Indian Journal of Pathology and Microbiology

CASE REPORT
Year
: 2015  |  Volume : 58  |  Issue : 4  |  Page : 513--515

Spindle-cell ameloblastic carcinoma of the maxilla with adenoid cystic carcinoma-like areas: A new variant?


Hena A Ansari1, Prasenjit Sen Ray1, Nazoora Khan1, Arshad Hafiz Khan2,  
1 Department of Pathology, Jawaharlal Nehru Medical College, Aligarh Muslim University, Aligarh, Uttar Pradesh, India
2 Department of Plastic Surgery, Jawaharlal Nehru Medical College, Aligarh Muslim University, Aligarh, Uttar Pradesh, India

Correspondence Address:
Dr. Hena A Ansari
Department of Pathology, Jawaharlal Nehru Medical College, Aligarh Muslim University, Aligarh - 202 002, Uttar Pradesh
India

Abstract

Ameloblastic carcinoma is a rare aggressive malignancy of odontogenic epithelial origin. The disease has been reported to afflict people over a wide range of age group without any sex predilection. It is characterized by rapid growth and destruction of overlying bones along with involvement of adjacent soft tissues. The overall prognosis of this cancer is poor despite radical surgery and radiotherapy. Owing to the rarity of this lesion, complete data on the biological behavior and response to different treatment modalities are still lacking. The authors hereby report a case of this uncommon tumor arising from left maxilla in a 60-year-old Indian male. Histopathological examination of the tumor showed foci of spindling intermixed with large areas of tumor cells arranged in cribriform pattern and having luminal eosinophilic material which was reminiscent of adenoid cystic carcinoma. A final diagnosis was achieved after immunohistochemical study. These unusual findings prompted this case report.



How to cite this article:
Ansari HA, Ray PS, Khan N, Khan AH. Spindle-cell ameloblastic carcinoma of the maxilla with adenoid cystic carcinoma-like areas: A new variant?.Indian J Pathol Microbiol 2015;58:513-515


How to cite this URL:
Ansari HA, Ray PS, Khan N, Khan AH. Spindle-cell ameloblastic carcinoma of the maxilla with adenoid cystic carcinoma-like areas: A new variant?. Indian J Pathol Microbiol [serial online] 2015 [cited 2019 Aug 17 ];58:513-515
Available from: http://www.ijpmonline.org/text.asp?2015/58/4/513/168856


Full Text

 Introduction



Ameloblastic carcinoma is a rare aggressive malignancy of odontogenic epithelial origin. It is characterized by rapid growth and destruction of overlying bones along with involvement of adjacent soft tissues. This lesion predominantly involves the maxillofacial region with around 66% cases located in the mandible. Regional lymph node and distant metastasis have been observed.[1]

Owing to the rarity of this lesion, complete data on demography, biological behavior and treatment modalities are still lacking. The authors report an unusual case of this tumor arising from the maxilla in a 60-year-old Indian male. Histopathological examination showed focal features of ameloblastic carcinoma, having areas of spindling confluent with nests of tumor cells arranged in cribriform pattern and having luminal eosinophilic material, which was reminiscent of adenoid cystic carcinoma (ACC). Immunohistochemically, the lesion stained weakly positive for CK7 and alpha-smooth muscle actin (SMA) (focally) whereas CK19 and CD117 were negative. Thus, a final diagnosis of ameloblastic carcinoma (spindle cell variant) was offered. These unusual histopathological and immunohistochemical findings prompted this case report.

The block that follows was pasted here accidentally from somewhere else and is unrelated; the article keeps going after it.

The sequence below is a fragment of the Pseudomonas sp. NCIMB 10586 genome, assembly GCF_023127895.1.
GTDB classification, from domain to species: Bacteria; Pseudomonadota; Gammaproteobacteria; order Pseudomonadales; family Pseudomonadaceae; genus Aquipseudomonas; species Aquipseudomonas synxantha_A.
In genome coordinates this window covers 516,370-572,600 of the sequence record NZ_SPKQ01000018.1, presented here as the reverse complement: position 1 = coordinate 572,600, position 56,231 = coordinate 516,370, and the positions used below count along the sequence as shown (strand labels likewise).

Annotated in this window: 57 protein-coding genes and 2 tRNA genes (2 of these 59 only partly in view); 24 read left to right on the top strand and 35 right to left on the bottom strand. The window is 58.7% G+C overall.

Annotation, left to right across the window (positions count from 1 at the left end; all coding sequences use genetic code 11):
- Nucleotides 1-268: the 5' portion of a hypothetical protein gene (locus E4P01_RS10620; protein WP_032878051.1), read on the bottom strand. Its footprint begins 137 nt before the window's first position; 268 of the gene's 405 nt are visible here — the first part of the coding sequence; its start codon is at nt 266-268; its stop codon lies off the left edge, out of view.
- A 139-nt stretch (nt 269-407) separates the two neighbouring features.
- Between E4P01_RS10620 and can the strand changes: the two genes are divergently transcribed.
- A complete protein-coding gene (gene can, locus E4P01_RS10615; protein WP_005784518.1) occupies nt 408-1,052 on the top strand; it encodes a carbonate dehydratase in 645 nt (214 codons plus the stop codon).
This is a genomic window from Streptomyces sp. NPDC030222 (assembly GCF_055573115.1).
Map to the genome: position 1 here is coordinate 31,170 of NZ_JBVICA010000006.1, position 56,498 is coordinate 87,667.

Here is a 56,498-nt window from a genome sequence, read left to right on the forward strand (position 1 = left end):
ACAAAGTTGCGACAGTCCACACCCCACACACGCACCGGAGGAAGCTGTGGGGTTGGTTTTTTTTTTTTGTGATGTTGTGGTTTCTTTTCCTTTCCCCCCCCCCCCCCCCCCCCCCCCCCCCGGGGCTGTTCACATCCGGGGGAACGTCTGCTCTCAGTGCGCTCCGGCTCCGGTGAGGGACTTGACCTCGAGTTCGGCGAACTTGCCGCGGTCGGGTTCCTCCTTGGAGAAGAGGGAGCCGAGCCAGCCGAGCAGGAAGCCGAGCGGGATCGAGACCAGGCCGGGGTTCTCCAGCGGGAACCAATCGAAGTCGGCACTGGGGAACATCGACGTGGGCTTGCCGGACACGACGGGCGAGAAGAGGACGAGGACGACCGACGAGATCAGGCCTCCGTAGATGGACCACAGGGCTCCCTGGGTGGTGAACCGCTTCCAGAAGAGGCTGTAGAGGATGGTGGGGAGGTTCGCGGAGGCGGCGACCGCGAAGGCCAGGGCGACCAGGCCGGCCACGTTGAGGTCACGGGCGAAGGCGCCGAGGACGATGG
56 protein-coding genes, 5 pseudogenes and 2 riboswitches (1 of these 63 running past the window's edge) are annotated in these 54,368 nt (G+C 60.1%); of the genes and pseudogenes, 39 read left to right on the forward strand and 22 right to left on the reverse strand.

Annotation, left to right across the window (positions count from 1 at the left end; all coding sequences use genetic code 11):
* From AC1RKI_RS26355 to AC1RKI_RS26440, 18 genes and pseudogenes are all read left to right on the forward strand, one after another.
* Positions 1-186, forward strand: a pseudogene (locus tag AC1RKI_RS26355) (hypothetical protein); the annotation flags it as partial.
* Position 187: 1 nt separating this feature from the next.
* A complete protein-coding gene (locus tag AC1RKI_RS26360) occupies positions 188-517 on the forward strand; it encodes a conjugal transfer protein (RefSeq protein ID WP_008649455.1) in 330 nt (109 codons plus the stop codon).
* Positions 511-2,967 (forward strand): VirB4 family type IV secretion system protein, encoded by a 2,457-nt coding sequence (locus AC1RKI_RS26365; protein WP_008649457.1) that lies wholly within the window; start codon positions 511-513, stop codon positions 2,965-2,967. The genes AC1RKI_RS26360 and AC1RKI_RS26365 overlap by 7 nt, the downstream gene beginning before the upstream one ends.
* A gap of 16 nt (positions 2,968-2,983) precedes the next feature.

Case Report



A 60-year-old Indian male patient presented with pain around the left side of the cheek over 4 months along with gradually increasing stuffiness of nose and difficulty in eating. This was accompanied by the appearance of swelling over the same region in past 2 months. Clinical evaluation showed a firm to hard, diffuse, tender growth involving soft tissue of the cheek overlying left maxilla, which was fixed to underlying bone. On examination of the oral cavity, perforation of the hard palate and fistulous communication with the nasal cavity was noted. Preauricular and cervical lymph nodes were not palpable, and no evidence of neurodeficit was elicited. A provisional diagnosis of malignant growth of left maxilla was made. Coincidentally the patient gave a history of tumor in his left eye which was treated in this same hospital 10 years ago. Search from the institutional archival records revealed that he had undergone the enucleation of his left eye for a tumor that was histopathologically diagnosed as sebaceous cell carcinoma arising from left upper eyelid.

Computed tomography scan of the head and neck revealed a heterogeneous tumor mass arising in the left maxillary sinus, which extended laterally into facial soft tissue with bony permeation. Medially, left sided nasal turbinates were destroyed and palatine process of maxilla was eroded by the tumor [Figure 1]a. No evidence of lymphadenopathy was observed. A left maxillectomy was performed.{Figure 1}

On gross examination, an irregular tumor measuring 6 cm × 3 cm × 2 cm was detected in the maxillary sinus extending upwards to the zygoma, with permeation through adjacent bones and soft tissue involvement. Hard palate was eroded. The tumor was partly whitish and partly variegated in appearance with multiple foci of hemorrhage and necrosis [Figure 1]b. Microscopically, sections from the tumor showed irregular nests, sheets and groups of malignant cells having small basaloid as well as oval to spindled nuclei with coarse chromatin, pleomorphism, moderate amount of eosinophilic cytoplasm and high mitotic activity (7-8/10 hpf). Peripheral palisading with reverse nuclear polarity and stellate reticulum appearance were observed in focal areas. Confluent with these areas, nests of tumor cells were also found to be arranged in cribriform pattern with luminal eosinophilic hyaline-like material, which was reminiscent of adenoid cystic carcinoma [Figure 2]. Perineural invasion, necrosis and mononuclear cell inflammation in stroma were present. Based on these, a differential diagnosis between ameloblastic carcinoma and adenoid cystic carcinomawas offered.{Figure 2}